A later question on the use of “flagons” (Sept. 23) for the consecration is also resolved in No. 106: “However, the pouring of the Blood of Christ after the consecration from one vessel to another is completely to be avoided, lest anything should happen that would be to the detriment of so great a mystery. Never to be used for containing the Blood of the Lord are flagons, bowls, or other vessels that are not fully in accord with the established norms.”
I note that No. 106 will also require a review of the norms recently published by the U.S. bishops’ conference which favored the use of a single large chalice from which the Precious
Blood would be poured into other chalices.
The instruction in No. 105 prefers the use of several chalices: “If one chalice is not sufficient for Communion to be distributed under both kinds to the Priest concelebrants or Christ’s faithful, there is no reason why the Priest celebrant should not use several chalices. … It is praiseworthy, by reason of the sign value, to use a main chalice of larger dimensions, together with smaller chalices.”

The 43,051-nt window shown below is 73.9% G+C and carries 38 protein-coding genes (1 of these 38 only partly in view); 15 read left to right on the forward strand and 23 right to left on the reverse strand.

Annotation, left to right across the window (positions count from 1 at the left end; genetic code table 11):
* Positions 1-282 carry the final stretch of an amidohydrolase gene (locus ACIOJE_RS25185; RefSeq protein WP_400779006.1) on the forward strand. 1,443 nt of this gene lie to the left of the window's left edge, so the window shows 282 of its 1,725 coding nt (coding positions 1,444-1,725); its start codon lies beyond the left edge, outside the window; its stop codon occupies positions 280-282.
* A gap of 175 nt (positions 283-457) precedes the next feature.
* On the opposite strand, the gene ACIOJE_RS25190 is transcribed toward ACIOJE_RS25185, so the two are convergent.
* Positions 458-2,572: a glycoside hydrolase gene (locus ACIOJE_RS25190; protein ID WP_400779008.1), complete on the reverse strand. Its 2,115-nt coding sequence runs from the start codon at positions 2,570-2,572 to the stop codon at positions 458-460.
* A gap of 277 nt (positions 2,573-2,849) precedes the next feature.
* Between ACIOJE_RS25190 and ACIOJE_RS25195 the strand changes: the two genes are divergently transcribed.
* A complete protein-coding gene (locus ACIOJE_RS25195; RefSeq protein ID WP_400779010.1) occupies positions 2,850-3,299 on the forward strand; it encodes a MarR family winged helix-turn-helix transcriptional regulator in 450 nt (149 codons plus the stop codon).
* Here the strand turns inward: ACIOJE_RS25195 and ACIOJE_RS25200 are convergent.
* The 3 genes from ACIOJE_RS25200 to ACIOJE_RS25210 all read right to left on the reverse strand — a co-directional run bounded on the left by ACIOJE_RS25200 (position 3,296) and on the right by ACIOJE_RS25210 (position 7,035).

In a follow-up on the theme of extraordinary ministers (Oct. 28) I mentioned that it did not make much canonical difference if they were called special or extraordinary.
While I was right regarding the norms, the new instruction, in No. 156, goes deeper into the question of vocabulary: “This function is to be understood strictly according to the name by which it is known, that is to say, that of extraordinary minister of Holy Communion, and not ‘special minister of Holy Communion’ nor ‘extraordinary minister of the Eucharist’ nor ‘special minister of the Eucharist,’ by which names the meaning of this function is unnecessarily and improperly broadened.”
Thus the instruction stresses that only the priest is, properly speaking, minister of the Eucharist. The others are ordinary or extraordinary ministers of Communion.
It also notes (No. 158): “Indeed, the extraordinary minister of Holy Communion may administer Communion only when the Priest and Deacon are lacking, when the Priest is prevented by weakness or advanced age or some other genuine reason, or when the number of faithful coming to Communion is so great that the very celebration of Mass would be unduly prolonged. This, however, is to be understood in such a way that a brief prolongation, considering the circumstances and culture of the place, is not at all a sufficient reason.”
There are probably some other points in our earlier replies that might need some fine tuning in the light of the Instruction and if necessary I will take them up at a later date.